Michigan Association of Health Plans

3 Earth-friendly Habits with Health Benefits

This story appeared in Priority Health’s ThinkHealth Blog. Read more here.

Earth Day comes around once a year, but you can help the planet year-round while keeping yourself healthy, too.


Last year, we celebrated Earth Day with a list of habits that are good for you and the earth. This year, we’re back with a few more ideas. Here are three more ways you can improve your health while taking care of this lovely planet we call home.

Give gardening a go. Did you know gardening counts as aerobic exercise? It’s actually a great way to burn calories and get your heartrate up. Gardening is also linked to lower stress levels, better heart health, increased strength and flexibility and even a decreased risk of dementia—just a few reasons to put on those gardening gloves and dig in. But there are so many ways gardening is good for the planet, too. Pollinator gardens are trending in recent years as a way to help local bee, butterfly and other pollinator populations. Ask around at your local greenhouse for native plant suggestions your pollinators will appreciate. Growing your own produce is a fantastic way to reduce your farm-to-fork impact and incorporate more veggies and greens into your diet, plus opting not to use pesticides or weed killer in your own garden keeps toxic runoff out of the environment. That’s like a win-win-win-win situation.

Go meatless. Factory farming is one of the biggest contributors to pollution, with some studies finding that the production of one kilogram of beef produces 30 kilograms of greenhouse gases. Luckily, meatless Mondays have become a lasting trend for many families, while countless others have opted to give up meat in meals altogether. And with so many delicious meat-free recipes available, you might not even miss it. Going easy on the beef is also good for your health; heart disease is the leading cause of death in the U.S., fueled by the saturated fat found in animal products. If you want to take things a step further, swap cow’s milk for oat or soy milk (almond milk, while tasty, uses a lot of water to produce, making it less earth-friendly) and sub nutritional yeast or vegan cheese for regular cheese in recipes.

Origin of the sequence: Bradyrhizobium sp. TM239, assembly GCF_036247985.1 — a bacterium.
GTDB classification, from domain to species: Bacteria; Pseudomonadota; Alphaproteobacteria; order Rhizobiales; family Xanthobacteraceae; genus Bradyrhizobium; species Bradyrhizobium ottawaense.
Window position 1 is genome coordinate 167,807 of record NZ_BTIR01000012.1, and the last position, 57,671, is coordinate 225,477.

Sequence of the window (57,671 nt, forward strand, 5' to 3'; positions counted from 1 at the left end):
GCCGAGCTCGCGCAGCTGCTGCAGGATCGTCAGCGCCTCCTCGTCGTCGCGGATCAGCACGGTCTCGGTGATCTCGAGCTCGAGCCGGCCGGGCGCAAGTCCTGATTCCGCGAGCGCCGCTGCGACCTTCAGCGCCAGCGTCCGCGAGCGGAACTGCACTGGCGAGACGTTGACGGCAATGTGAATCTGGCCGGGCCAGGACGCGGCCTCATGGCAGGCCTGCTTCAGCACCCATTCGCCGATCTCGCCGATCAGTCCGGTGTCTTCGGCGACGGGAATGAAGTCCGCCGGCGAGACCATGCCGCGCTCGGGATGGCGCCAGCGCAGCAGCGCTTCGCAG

Quit smoking. It’s no secret smoking is bad for your health. According to the CDC, smoking causes 480,000 deaths per year—that’s one in five. And 90% of all lung cancer deaths and 80% of all COPD deaths are caused by smoking cigarettes, not to mention your risk for heart disease skyrockets if you smoke. Unfortunate news flash: Did you know smoking is also pretty bad for the earth, too? All of those cigarette butts you see littering beaches and sidewalks account for 38% of all collected litter. That’s over one third of the earth’s collected trash! And, because cigarette filters are made of plastic, they don’t biodegrade. Not to mention, the chemicals in cigarettes like arsenic and lead eventually leech into the environment, contaminating the soil and waterways. When you quit smoking, you’re doing both your body and the earth a huge favor. Seriously. So, if you’re ready to quit, see if your health plan has any smoking cessation programs as part of your benefits. Whether you have employer-sponsored health benefits or an individual plan, odds are your health plan can help.

We can all do our part to make the world greener, our water safer and our air cleaner. This Earth Day, consider making your health and the health of the planet your priority 365 days a year.

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